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t3knomanser's Fustian Deposits

Not My Kids

How Random Babbling Becomes Corporate Policy

run the fuck away

Mad science gone horribly, horribly wrong(or right).

Not My Kids

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johnny cash
This graphic shows the gradual decay of "stomping grounds", a naturally important aspect of growing up. This show the change in a single family, from the great-grandfather who, in 1919, at the age of 8, covered six miles of territory, to a modern child of age eight, allowed to go to the end of his street- 300 yards or so.

The next thing someone will say is, "Well, it's so much more dangerous today," which is bullshit. When you look at the statistics, crime rates are down. Parents are more likely to abduct, murder, or beat their children than strangers are. We aren't less safe than we were in the past- we're just more informed and connected.

I've discussed this before. Our minds evolved in an environment where what we saw was immediate. When you saw a lion, it's because there was a lion RIGHT THE FUCK THERE HOLY SHIT GET IN THE CAR RUN AWAY! Today, we're connected in a way that we haven't been before. Today, when we see a lion, it's probably on TV. But that "RIGHT THE FUCK THERE" immediacy is still in our brains, and it comes out when we start evaluating risks.

We know that there are no lions handy. But when we hear that people put razor blades in candy to give to children it sounds like a credible threat. Even if the chances are really really slim (and once again, a relative is the most likely source of tainted candy), our brains don't evaluate the risk that way. "I've heard about it, it's possible, therefore I must defend against it".

You can see this in the response to terrorism. There's a woman at work that talks about what to do when planes start hitting the big building in our complex. Rationally, we know that this is really unlikely, but our brains saw it on TV- we saw it happen, which at some basic level, is the same as being there. If I see it, it could happen to me!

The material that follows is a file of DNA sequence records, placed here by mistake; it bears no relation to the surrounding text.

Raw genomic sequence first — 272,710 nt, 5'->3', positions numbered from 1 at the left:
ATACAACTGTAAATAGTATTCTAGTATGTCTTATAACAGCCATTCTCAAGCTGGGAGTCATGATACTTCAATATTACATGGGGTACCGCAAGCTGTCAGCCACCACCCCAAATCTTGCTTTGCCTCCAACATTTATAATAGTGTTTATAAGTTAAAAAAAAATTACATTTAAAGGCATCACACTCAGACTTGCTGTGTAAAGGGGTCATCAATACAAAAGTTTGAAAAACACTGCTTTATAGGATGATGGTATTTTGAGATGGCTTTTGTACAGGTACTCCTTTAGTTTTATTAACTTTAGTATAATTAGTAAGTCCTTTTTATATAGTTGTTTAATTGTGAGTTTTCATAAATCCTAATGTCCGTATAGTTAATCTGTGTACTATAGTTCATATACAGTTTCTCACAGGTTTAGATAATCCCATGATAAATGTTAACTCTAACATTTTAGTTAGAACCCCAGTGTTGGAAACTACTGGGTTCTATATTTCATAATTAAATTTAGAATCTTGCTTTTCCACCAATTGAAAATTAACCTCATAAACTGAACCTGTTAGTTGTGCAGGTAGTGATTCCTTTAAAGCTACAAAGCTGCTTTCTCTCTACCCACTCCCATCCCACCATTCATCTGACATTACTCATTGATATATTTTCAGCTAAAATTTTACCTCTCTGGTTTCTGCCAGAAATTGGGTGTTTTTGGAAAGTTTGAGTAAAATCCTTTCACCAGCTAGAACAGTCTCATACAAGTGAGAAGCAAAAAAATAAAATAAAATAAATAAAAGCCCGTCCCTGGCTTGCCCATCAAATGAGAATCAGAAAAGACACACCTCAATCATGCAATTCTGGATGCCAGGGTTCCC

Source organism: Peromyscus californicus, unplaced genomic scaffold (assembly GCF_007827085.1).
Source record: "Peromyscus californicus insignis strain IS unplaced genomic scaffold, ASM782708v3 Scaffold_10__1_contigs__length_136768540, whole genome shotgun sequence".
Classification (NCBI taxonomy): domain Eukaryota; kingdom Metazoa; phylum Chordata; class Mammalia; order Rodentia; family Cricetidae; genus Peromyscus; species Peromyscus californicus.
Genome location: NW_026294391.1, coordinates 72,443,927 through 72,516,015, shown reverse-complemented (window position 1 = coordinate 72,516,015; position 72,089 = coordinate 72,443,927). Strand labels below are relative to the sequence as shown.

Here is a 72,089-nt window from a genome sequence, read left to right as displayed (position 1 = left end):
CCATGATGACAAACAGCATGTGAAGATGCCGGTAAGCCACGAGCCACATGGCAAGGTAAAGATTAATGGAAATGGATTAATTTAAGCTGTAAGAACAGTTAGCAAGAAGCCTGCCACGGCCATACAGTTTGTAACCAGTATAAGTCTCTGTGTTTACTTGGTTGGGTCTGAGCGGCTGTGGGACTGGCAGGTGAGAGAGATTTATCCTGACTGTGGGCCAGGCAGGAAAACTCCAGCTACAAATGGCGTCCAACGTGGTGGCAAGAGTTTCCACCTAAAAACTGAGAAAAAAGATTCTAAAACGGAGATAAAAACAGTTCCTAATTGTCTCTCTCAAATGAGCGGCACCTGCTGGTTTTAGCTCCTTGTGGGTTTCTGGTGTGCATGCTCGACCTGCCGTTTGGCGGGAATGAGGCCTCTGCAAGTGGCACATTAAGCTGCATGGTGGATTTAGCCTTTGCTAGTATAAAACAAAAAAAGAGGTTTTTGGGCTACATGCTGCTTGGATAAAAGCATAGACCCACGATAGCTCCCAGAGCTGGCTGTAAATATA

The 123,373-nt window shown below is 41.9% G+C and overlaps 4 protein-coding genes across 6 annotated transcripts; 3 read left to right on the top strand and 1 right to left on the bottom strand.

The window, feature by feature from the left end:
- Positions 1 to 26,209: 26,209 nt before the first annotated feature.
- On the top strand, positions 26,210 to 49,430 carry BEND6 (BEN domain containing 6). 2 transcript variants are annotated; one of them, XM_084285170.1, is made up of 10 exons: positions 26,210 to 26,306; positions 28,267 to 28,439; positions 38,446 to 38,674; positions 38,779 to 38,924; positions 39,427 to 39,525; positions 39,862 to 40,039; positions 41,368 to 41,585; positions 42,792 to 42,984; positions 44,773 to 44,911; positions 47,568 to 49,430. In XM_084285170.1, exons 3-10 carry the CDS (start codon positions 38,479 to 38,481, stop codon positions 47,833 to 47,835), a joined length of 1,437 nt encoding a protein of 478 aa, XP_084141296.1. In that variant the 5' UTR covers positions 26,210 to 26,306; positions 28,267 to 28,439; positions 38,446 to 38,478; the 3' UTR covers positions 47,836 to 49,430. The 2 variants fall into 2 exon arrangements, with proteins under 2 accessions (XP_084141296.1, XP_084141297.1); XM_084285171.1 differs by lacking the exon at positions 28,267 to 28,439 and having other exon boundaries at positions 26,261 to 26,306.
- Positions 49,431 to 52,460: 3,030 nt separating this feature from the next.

This goes double when it comes to children. Nobody ever got eaten by a lion by underestimating the risks of lions. When it comes to children, we overreact even farther- because organisms that don't go to drastic measures to protect their offspring don't live to reproduce.

Which brings us to Ms. Skenazy, who- are you ready for this? - lets her 9 year old son use the NYC subways alone. She actually left her child at Bloomingdales, at his request, with money, quarters, and instructions, and let him navigate home alone, unaided and unsupervised.

Me? I'm in favor of that. Once I learned to ride a bike, I was gone baby. All over town, into the next town. I was out exploring hidden trails and finding old quarries and generally getting my ass lost, and always getting home with nothing worse than some scraped knees.

That's life. It's got sharp corners, but the only way to deal with them is to learn by doing.
  • I'm with you 100% on this one.

    Teach the kid coping skills. Head off major disasters. Help pick up the pieces. But kids are PEOPLE, and as such, they need to live in order to learn how to live.
  • Its like this is the week of protect thine little snowflake.

    A teacher in Wisconsin had the audacity to come out as a lesbian in a health class about homosexuality to pre-empt the yearly round of "are you a dyke?" questions. Parents are screaming for an apology; the students are like "um... did you see the woman? It's obvious. Props to her for admitting she's homosexual and props to her for being mature and upfront about it."
    • another pet peve. I find it amusing when people say that kids need to be "protected" from sexuality - as if they didn't have any of their own.

      also, the number of "liberal" people that don't think small children should be exposed to "alternative sexuality" but also think that it's bad to say that queer folks should not be allowed to have kids confuses the fuck outta me. How can my kids not be aware that they have two queer mommies? but that's another story.

  • This is one of the issues that my partner and I disagree on most - what is "safe" and what is "too far" or "too strange" for our kids. I expect this younger one, being much more adventuresome, will be much more of an issue than the older one has been.

    My 9 year old wouldn't be able to get home on the bus/subway (he'd get distracted and then lost and then start crying) but I think that my 4 year old will be able to by the time he's 9 (if he doesn't get distracted by a pretty girl and get her to take him home).

    That was a really awesome graphical depiction of what I suspected was true. I'll have to show it to my partner when these things come up next.

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